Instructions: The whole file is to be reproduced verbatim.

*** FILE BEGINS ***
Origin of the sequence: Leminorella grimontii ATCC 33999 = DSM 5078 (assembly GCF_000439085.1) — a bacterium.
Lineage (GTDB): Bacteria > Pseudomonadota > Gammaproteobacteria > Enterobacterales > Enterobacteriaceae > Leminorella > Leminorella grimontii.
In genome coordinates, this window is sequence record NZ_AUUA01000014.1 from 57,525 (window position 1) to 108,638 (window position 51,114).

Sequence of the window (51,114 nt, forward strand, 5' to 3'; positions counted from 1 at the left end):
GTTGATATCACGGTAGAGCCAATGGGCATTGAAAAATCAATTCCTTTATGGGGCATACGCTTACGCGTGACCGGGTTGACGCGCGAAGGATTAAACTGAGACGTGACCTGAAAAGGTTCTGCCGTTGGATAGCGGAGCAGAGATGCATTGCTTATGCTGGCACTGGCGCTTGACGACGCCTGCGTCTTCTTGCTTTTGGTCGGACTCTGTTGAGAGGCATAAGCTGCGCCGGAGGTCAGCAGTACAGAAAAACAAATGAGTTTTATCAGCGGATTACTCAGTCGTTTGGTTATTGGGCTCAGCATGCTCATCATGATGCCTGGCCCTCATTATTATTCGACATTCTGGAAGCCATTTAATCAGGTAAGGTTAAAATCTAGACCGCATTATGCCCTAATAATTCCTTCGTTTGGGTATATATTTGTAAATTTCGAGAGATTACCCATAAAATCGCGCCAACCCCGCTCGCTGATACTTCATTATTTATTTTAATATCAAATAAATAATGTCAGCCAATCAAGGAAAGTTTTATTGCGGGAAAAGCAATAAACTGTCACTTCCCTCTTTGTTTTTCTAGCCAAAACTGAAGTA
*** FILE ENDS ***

Origin of the sequence: Leminorella grimontii ATCC 33999 = DSM 5078 (assembly GCF_000439085.1) — a bacterium.
Lineage (GTDB): Bacteria > Pseudomonadota > Gammaproteobacteria > Enterobacterales > Enterobacteriaceae > Leminorella > Leminorella grimontii.
In genome coordinates, this window is sequence record NZ_AUUA01000014.1 from 57,525 (window position 1) to 108,638 (window position 51,114).

Sequence of the window (51,114 nt, forward strand, 5' to 3'; positions counted from 1 at the left end):
GTTGATATCACGGTAGAGCCAATGGGCATTGAAAAATCAATTCCTTTATGGGGCATACGCTTACGCGTGACCGGGTTGACGCGCGAAGGATTAAACTGAGACGTGACCTGAAAAGGTTCTGCCGTTGGATAGCGGAGCAGAGATGCATTGCTTATGCTGGCACTGGCGCTTGACGACGCCTGCGTCTTCTTGCTTTTGGTCGGACTCTGTTGAGAGGCATAAGCTGCGCCGGAGGTCAGCAGTACAGAAAAACAAATGAGTTTTATCAGCGGATTACTCAGTCGTTTGGTTATTGGGCTCAGCATGCTCATCATGATGCCTGGCCCTCATTATTATTCGACATTCTGGAAGCCATTTAATCAGGTAAGGTTAAAATCTAGACCGCATTATGCCCTAATAATTCCTTCGTTTGGGTATATATTTGTAAATTTCGAGAGATTACCCATAAAATCGCGCCAACCCCGCTCGCTGATACTTCATTATTTATTTTAATATCAAATAAATAATGTCAGCCAATCAAGGAAAGTTTTATTGCGGGAAAAGCAATAAACTGTCACTTCCCTCTTTGTTTTTCTAGCCAAAACTGAAGTA